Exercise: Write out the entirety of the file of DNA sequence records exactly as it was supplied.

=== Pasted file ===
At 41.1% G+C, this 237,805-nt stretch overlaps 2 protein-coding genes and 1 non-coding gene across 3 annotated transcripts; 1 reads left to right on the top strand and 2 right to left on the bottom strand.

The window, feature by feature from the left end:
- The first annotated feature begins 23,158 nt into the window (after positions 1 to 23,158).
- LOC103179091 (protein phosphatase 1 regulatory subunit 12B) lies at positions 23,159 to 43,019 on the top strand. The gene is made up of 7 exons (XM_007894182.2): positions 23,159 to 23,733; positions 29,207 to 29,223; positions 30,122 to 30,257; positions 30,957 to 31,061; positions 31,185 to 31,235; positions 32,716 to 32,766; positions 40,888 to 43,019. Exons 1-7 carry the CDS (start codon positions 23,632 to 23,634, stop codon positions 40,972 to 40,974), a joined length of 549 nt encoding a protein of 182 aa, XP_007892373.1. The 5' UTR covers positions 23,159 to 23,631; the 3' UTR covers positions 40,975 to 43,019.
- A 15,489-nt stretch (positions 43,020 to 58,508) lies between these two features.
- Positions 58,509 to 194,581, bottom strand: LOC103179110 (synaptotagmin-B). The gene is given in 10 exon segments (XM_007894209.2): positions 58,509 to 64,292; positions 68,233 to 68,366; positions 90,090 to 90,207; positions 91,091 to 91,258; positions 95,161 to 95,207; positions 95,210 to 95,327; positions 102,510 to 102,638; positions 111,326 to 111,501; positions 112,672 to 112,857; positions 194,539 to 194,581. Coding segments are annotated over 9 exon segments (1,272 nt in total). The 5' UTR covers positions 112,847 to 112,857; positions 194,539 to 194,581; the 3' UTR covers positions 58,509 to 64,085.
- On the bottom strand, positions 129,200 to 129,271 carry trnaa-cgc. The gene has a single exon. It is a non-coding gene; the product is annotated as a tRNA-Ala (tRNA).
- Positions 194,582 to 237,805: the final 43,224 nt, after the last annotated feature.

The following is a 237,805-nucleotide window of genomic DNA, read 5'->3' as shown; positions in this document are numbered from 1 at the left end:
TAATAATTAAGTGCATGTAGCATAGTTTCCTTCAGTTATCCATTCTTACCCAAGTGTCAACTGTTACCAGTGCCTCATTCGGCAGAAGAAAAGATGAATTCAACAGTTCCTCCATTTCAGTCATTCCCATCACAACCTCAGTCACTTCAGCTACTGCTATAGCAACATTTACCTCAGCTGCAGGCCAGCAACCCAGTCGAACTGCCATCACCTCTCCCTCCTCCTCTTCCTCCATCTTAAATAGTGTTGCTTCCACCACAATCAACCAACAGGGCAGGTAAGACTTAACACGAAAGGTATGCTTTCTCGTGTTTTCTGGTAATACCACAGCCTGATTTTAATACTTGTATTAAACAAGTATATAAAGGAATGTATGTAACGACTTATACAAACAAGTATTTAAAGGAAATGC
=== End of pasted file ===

At 41.1% G+C, this 237,805-nt stretch overlaps 2 protein-coding genes and 1 non-coding gene across 3 annotated transcripts; 1 reads left to right on the top strand and 2 right to left on the bottom strand.

The window, feature by feature from the left end:
- The first annotated feature begins 23,158 nt into the window (after positions 1 to 23,158).
- LOC103179091 (protein phosphatase 1 regulatory subunit 12B) lies at positions 23,159 to 43,019 on the top strand. The gene is made up of 7 exons (XM_007894182.2): positions 23,159 to 23,733; positions 29,207 to 29,223; positions 30,122 to 30,257; positions 30,957 to 31,061; positions 31,185 to 31,235; positions 32,716 to 32,766; positions 40,888 to 43,019. Exons 1-7 carry the CDS (start codon positions 23,632 to 23,634, stop codon positions 40,972 to 40,974), a joined length of 549 nt encoding a protein of 182 aa, XP_007892373.1. The 5' UTR covers positions 23,159 to 23,631; the 3' UTR covers positions 40,975 to 43,019.
- A 15,489-nt stretch (positions 43,020 to 58,508) lies between these two features.
- Positions 58,509 to 194,581, bottom strand: LOC103179110 (synaptotagmin-B). The gene is given in 10 exon segments (XM_007894209.2): positions 58,509 to 64,292; positions 68,233 to 68,366; positions 90,090 to 90,207; positions 91,091 to 91,258; positions 95,161 to 95,207; positions 95,210 to 95,327; positions 102,510 to 102,638; positions 111,326 to 111,501; positions 112,672 to 112,857; positions 194,539 to 194,581. Coding segments are annotated over 9 exon segments (1,272 nt in total). The 5' UTR covers positions 112,847 to 112,857; positions 194,539 to 194,581; the 3' UTR covers positions 58,509 to 64,085.
- On the bottom strand, positions 129,200 to 129,271 carry trnaa-cgc. The gene has a single exon. It is a non-coding gene; the product is annotated as a tRNA-Ala (tRNA).
- Positions 194,582 to 237,805: the final 43,224 nt, after the last annotated feature.

The following is a 237,805-nucleotide window of genomic DNA, read 5'->3' as shown; positions in this document are numbered from 1 at the left end:
TAATAATTAAGTGCATGTAGCATAGTTTCCTTCAGTTATCCATTCTTACCCAAGTGTCAACTGTTACCAGTGCCTCATTCGGCAGAAGAAAAGATGAATTCAACAGTTCCTCCATTTCAGTCATTCCCATCACAACCTCAGTCACTTCAGCTACTGCTATAGCAACATTTACCTCAGCTGCAGGCCAGCAACCCAGTCGAACTGCCATCACCTCTCCCTCCTCCTCTTCCTCCATCTTAAATAGTGTTGCTTCCACCACAATCAACCAACAGGGCAGGTAAGACTTAACACGAAAGGTATGCTTTCTCGTGTTTTCTGGTAATACCACAGCCTGATTTTAATACTTGTATTAAACAAGTATATAAAGGAATGTATGTAACGACTTATACAAACAAGTATTTAAAGGAAATGC